The Kandos School of Cultural Adaptation was formed in early 2016 by a group of people keen to pursue an idea of art as any activity that brings about cultural change. Much of its work revolves around the post-industrial town of Kandos, in Wiradjuri country, in the Central West of NSW. However its members come from many places, and its projects bridge urban, regional and rural Australia.

Why was KSCA formed and where does a name like ‘Kandos School of Cultural Adaptation’ come from?

Kandos School of Cultural Adaptation was conceived by artist Ian Millis* at Cementa13, a contemporary art festival in Kandos, NSW. Ian’s work for the festival was “Welcome to Kandos,” a poster presenting a number of fictional projects, ambitious and highly innovative, as an alternative history for the town of Kandos.


Emboldened by Ian’s lead, fellow Cementa artist Gilbert Grace proposed manifesting one of these fictions in real terms for the Cementa17 festival. This meshed well with Alex Wisser’s desire to establish a land-based residency for artists who work with land, agricultural innovation, and ecological phenomena. A bunch of other artists and writers all piled on board, and KSCA was born!

What do we mean by 'cultural adaptation'?

The idea of cultural adaptation takes its lead from Australian philosopher Donald Brook, who had some interesting things to say about the modern structures of art. Brook pointed out that creative and experimental acts have been occurring for a lot longer than we have had the institutions that currently define art. Indeed, human culture would never evolve unless such things were occurring in all streams of life. He suggests that we should expand our understanding of “art” to include any activity that enables humans to discover new ways of acting in the world – in other words, any activity that changes culture.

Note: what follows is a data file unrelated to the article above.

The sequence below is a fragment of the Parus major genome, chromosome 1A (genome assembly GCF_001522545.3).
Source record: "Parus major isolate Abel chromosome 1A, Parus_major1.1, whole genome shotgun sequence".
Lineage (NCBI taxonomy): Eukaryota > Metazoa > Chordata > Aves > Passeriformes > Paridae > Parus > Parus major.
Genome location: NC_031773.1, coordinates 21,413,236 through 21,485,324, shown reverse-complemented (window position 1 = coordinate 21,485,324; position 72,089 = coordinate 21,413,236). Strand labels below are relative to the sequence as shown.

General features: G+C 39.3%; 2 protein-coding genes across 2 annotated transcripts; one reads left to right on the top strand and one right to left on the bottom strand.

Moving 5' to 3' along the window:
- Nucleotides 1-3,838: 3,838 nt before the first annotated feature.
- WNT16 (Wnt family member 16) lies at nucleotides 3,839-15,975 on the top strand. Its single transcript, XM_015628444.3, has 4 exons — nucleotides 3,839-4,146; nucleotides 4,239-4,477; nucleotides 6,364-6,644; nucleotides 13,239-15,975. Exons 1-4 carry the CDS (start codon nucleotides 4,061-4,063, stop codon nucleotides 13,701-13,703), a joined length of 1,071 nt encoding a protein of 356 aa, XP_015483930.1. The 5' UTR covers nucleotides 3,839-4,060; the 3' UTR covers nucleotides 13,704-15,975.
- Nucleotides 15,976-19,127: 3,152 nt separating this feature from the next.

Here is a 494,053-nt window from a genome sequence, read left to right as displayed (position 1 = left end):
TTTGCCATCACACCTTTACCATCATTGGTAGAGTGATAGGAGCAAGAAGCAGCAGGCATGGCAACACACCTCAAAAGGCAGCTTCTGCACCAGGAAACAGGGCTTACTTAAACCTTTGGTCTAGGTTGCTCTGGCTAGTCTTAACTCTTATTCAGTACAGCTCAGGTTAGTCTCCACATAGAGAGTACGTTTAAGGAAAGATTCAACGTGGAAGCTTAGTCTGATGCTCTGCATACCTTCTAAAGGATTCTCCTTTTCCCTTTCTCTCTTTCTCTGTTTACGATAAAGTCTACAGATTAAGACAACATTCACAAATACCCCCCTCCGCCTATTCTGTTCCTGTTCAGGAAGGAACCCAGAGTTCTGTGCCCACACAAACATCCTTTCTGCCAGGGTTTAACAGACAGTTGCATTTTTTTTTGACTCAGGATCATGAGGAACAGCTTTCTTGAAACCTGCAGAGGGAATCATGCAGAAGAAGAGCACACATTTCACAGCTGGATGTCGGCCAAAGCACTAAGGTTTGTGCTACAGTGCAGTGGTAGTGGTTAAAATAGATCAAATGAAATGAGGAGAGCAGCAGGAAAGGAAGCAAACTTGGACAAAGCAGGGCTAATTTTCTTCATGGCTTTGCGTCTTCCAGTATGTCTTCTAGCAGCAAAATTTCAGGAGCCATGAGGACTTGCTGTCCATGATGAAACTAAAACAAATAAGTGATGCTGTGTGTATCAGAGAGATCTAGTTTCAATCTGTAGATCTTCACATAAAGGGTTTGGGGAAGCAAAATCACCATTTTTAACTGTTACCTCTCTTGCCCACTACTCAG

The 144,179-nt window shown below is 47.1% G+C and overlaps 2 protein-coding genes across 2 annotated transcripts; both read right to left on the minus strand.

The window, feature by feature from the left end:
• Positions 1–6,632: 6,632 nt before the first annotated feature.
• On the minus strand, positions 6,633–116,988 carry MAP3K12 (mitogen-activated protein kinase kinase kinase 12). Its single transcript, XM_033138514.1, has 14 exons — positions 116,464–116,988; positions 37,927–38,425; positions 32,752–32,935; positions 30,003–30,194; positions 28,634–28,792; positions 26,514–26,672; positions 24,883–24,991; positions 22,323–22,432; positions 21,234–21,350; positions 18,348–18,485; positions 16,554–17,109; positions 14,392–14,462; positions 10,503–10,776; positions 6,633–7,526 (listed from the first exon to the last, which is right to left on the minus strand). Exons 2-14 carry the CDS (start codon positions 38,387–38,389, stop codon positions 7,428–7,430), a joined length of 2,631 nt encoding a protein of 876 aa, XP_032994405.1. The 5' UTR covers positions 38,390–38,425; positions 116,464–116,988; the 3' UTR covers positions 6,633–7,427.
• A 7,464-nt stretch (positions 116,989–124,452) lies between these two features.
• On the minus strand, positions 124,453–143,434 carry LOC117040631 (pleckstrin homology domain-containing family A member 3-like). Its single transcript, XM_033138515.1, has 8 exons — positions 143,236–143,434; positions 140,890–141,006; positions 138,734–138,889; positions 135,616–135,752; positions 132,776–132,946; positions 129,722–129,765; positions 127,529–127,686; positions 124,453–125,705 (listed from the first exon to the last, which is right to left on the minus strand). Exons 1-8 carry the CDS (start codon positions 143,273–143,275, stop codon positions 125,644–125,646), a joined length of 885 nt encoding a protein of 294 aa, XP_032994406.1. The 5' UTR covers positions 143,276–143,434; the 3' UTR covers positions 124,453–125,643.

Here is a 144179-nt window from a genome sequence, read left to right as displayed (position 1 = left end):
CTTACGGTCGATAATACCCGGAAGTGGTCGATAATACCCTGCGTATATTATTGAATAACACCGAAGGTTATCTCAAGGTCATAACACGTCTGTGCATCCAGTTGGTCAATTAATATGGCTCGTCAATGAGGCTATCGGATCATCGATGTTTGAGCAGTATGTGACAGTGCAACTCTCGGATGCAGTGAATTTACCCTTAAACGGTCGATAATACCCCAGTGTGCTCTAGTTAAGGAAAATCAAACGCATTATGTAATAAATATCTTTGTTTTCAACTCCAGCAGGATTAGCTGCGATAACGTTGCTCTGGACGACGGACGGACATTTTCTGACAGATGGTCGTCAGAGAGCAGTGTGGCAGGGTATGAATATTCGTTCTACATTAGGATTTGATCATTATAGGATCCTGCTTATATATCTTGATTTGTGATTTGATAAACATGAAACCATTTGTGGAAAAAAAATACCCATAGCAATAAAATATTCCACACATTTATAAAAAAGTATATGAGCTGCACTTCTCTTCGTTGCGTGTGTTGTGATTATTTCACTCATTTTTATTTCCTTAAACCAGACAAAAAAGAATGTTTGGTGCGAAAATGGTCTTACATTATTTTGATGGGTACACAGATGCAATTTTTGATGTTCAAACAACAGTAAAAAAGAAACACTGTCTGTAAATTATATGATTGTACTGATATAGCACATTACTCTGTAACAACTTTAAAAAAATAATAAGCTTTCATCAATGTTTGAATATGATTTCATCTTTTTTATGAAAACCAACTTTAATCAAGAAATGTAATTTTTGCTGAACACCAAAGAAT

Ian Milliss has been making the case for 'cultural adaptation' for a long time. Ian began exhibiting in 1967 as the youngest member of the Central Street Gallery group and one of Australia’s first conceptual artists. From 1971 he developed a practice based on cultural activism working with community and political groups, arguing that the artist’s role is the adaptation and innovation of cultural memes rather than content production for the art market. He has worked in the Green Bans, prison reform and trade union movements and has dealt with a wide range of cultural issues including workers and artists rights, sustainable farming, heritage and conservation, and climate change. We love you Ian.


Read more about cultural adaptation here:

Brook, Donald (2008) Experimental Art. Studies in Material Thinking, no. 8.

Milliss, Ian (2010) ‘Adapt or Die’ Artlink, 30:2,

Alex Wisser (2017) ‘Futurelands2: on cultural adaptation’, Futurelands2 newspaper, pages 6-7.